Taking the First Steps – Due Diligence and Determining the Potential ROI

Before deciding to retrofit an older building, investors are encouraged to conduct their due diligence. First, determine the cost of repairs (which can be especially costly in older buildings). Be sure to consider things like bringing the electrical wiring and building structure up to code. Then determine if retrofitting is even possible, and calculate its total cost. It is also important to know what your potential ROI on the property might be. To reach an answer on this, you may want to look at what similar structures have rented or sold for in the area. If no transactions like yours have recently taken place, consider looking at structures in areas with similar demographics. Lastly, ensure you have the assistance and knowledge of a skilled legal professional on your side.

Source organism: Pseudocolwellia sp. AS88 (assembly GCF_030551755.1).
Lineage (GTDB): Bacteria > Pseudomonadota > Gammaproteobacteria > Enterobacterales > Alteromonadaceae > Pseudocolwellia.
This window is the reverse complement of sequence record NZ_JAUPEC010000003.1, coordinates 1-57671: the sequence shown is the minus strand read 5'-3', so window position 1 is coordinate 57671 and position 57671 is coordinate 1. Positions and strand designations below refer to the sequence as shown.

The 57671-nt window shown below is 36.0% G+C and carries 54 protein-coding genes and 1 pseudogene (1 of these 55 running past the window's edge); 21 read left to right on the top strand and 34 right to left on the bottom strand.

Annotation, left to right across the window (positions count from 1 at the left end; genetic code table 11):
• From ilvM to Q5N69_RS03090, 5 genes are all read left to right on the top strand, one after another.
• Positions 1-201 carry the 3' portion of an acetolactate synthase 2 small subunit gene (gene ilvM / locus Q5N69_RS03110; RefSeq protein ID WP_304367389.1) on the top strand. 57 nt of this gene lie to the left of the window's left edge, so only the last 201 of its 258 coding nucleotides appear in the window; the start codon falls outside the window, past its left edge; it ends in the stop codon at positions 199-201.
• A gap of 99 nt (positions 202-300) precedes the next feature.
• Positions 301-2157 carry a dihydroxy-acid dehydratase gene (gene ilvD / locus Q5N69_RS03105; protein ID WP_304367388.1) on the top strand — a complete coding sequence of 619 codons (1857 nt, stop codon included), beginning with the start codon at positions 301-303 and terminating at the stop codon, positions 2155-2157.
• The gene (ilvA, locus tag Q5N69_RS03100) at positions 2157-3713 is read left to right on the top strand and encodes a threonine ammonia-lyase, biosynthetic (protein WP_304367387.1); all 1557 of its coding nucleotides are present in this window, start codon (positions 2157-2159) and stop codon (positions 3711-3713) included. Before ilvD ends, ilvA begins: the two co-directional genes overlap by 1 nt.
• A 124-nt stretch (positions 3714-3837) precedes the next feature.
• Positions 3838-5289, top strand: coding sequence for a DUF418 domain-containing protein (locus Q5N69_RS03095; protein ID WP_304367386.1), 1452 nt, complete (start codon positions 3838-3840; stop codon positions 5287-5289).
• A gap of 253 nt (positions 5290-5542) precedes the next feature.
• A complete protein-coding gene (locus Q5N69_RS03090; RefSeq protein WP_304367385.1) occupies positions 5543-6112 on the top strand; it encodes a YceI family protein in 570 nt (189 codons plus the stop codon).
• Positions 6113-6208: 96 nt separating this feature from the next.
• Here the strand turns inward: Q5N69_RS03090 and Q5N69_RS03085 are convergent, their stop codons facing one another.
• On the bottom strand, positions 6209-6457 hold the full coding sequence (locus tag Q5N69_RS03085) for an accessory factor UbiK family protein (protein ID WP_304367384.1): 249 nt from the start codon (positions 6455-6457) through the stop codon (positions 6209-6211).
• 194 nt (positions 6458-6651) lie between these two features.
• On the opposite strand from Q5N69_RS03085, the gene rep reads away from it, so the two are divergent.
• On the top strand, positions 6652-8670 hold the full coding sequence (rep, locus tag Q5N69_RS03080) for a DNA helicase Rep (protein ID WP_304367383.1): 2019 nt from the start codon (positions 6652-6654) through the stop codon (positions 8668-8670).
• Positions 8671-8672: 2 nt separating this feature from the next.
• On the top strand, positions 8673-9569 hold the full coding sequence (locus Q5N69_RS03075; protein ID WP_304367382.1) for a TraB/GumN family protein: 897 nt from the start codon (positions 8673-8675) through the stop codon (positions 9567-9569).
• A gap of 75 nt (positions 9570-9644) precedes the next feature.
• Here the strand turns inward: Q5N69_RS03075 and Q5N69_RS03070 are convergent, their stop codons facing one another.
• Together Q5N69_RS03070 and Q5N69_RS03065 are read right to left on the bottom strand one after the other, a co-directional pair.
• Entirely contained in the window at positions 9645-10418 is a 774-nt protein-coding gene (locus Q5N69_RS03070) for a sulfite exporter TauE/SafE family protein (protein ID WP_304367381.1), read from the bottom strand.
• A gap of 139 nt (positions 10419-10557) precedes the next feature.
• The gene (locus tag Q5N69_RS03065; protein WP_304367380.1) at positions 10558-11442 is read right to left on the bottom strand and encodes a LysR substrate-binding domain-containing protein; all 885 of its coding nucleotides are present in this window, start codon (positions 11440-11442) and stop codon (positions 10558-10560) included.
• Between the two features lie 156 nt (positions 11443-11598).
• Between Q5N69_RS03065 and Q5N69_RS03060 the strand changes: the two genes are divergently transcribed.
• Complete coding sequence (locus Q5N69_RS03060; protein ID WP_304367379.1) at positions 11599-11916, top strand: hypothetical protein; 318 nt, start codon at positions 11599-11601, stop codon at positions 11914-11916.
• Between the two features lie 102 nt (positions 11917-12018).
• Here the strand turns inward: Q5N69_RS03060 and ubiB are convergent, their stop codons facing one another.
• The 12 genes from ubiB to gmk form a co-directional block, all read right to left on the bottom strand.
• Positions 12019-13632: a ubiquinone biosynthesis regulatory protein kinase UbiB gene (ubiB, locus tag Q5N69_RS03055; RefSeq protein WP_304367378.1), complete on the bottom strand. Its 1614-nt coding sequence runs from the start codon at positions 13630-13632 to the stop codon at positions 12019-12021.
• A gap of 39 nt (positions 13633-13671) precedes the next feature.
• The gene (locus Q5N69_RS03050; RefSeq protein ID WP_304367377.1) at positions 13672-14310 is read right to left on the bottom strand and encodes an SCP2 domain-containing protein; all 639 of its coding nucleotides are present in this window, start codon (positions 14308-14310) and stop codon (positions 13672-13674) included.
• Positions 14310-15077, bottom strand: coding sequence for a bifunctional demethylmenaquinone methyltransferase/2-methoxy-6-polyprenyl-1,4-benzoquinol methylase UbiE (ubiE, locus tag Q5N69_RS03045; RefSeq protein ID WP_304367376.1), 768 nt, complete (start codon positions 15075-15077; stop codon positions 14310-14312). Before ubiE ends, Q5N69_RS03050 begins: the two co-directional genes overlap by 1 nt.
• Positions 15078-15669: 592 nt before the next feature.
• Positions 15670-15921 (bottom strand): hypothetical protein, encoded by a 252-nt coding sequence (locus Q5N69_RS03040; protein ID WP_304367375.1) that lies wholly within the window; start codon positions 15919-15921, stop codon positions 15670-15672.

Contact Our DuPage County Commercial Real Estate Lawyers

Whether you are considering retrofitting an older space or would like to build something completely new, Stock, Carlson, Oldfield & McGrath, LLC is the firm to call. Seasoned and backed by more than 40 years of legal experience, our Wheaton real estate attorneys can assist you with every legal aspect of your next real estate project. Call 630-655-2500 and schedule your consultation wth our offices to get started today. 

Sources:

https://www.crainsnewyork.com/real-estate/commercial-real-estate-conundrum-investors-want-old-buildings-new-tech

https://www.smithsonianmag.com/arts-culture/how-nostalgia-plays-into-our-love-of-buildings-old-and-new-180947649/